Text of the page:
Hans Neleman’s success is based on a powerful sense of light and form that recalls the great painters of his native Holland. His stylistic sensibility reflects both the strength of Mondrian’s composition and the dramatic grace of the Dutch master Rembrandt. “I have always fought to diffuse the distinction between personal and commercial work,” says the Dutch-born photographer, whose still life and portrait images are sought after by clients and curators alike. For Neleman, the art and business of photography are symbiotic. His natural artistry has only strengthened his commercial success, which to date has been nothing short of amazing.
Born in the Netherlands in the 1960’s, Neleman was schooled at time when the arts were considered a fundamental part of education rather than merely an adjunct to it. He developed an early talent for collage and sculpture, which led to his acceptance as a student at Goldsmiths’ College of Art in London. After receiving a thorough grounding in the plastic arts there, Neleman continued his studies at Polytechnic of Central London, where he further developed his photographic technique and became deeply interested in semiotics and its related disciplines.
While still a student, Neleman established a name for himself as a commercial photographer, shooting music album covers and editorial assignments. Wishing to expand his personal career horizons beyond the confines of Europe, Neleman came to the United States in 1983. After graduating with a master’s degree from New York University, he continued to build a wide-ranging and prestigious clientele (including AT&T, American Express, Coca-Cola, IBM, Nike, Adidas, Sony and Lexus) attracted by his iconoclastic, highly refined, symbolically charged photographs.
Neleman is highly regarded in international advertising circles for the excellence of his work, but he has always made it his mission to dedicate time to his fine art personal work, including his mission to document the underground pulse of fringe communities worldwide.
In 1998 Neleman traveled to New Zealand with the intention of photographing the intricate designs of Moko. He had attempted an exploration on a smaller scale a year earlier, but had met with major obstacles. The exploitation and invasion of their culture, both in past and present, left Maori suspicious of westerners. Following correct protocol and respecting beliefs and philosophies, Neleman proceeded with diplomatic tact and earned their trust. “Moko – Maori Tattoo” (1999) was a result of that mutual exchange of respect and serves as a document of the modern Maori of today.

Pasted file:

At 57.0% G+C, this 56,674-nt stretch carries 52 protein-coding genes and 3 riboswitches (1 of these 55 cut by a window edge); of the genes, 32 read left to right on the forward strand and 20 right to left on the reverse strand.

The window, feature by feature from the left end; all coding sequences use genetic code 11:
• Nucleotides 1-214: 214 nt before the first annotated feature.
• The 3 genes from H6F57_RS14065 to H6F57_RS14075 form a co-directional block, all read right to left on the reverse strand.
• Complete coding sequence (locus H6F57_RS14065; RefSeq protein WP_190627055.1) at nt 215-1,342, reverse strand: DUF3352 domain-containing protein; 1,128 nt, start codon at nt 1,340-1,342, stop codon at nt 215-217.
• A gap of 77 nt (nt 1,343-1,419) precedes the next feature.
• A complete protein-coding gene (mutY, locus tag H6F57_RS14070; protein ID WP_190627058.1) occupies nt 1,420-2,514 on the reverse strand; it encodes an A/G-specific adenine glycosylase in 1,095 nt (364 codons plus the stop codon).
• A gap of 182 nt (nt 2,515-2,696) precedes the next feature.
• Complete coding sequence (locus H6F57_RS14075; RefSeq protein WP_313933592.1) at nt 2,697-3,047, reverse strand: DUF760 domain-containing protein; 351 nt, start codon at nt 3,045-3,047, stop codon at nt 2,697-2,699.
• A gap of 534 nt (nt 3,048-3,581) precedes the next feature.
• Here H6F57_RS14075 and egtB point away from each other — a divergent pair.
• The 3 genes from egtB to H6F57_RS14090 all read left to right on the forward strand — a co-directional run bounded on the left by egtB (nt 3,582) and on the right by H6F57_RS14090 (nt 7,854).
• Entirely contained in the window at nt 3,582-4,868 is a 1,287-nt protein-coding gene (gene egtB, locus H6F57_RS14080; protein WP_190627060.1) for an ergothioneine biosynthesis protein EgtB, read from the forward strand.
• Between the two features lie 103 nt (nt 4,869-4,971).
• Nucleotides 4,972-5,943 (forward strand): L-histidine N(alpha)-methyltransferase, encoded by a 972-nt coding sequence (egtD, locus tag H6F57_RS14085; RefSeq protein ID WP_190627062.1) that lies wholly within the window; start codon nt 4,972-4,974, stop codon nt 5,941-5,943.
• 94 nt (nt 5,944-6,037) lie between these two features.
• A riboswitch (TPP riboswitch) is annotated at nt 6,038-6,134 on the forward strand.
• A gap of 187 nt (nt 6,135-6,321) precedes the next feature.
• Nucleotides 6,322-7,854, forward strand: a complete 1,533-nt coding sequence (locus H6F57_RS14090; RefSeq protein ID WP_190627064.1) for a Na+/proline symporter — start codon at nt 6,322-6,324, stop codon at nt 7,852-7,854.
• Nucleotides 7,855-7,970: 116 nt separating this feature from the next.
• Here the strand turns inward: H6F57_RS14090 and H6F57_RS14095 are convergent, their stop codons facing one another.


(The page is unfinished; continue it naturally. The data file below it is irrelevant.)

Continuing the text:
"Silence" (2000) a book of his personal still life work soon followed. “Night Chicas” (2003) was launched with a one man exhibit at the Ricco Maresca Gallery in Chelsea, New York City. The work is a harrowing document about sex workers in Guatemala.
Morbid beauty and modern taboos are subjects that connect his work. “Body Transformed,” is another personal photography project. It addresses the extreme forms of modern body modification, and was photographed around the world.
After years of shooting high end stock photography assignments for Getty - during which Neleman became their top grossing photographer - he founded his own boutique agency: WIN-Initiative. WIN stands for Worldwide Image Navigation, and represents the exceptional photography from over 800 photographers worldwide. It is an artistic collection focussed on contemporary concepts and lifestyles from global cultures. www.win-initiative.com
Early in 2014 Neleman decided to pick up the paintbrush to renew his interest in fine art. When he is not in his SoHo studio in New York City and focussed on photography, he can be found painting and creating new assemblages in his loft at the American Fabric Arts Building, a former lace factory in Bridgeport, Connecticut. www.hansneleman.com
He lives in the historic Silvermine district of New Canaan, Connecticut with his wife designer Tessa Pimontel and their three children.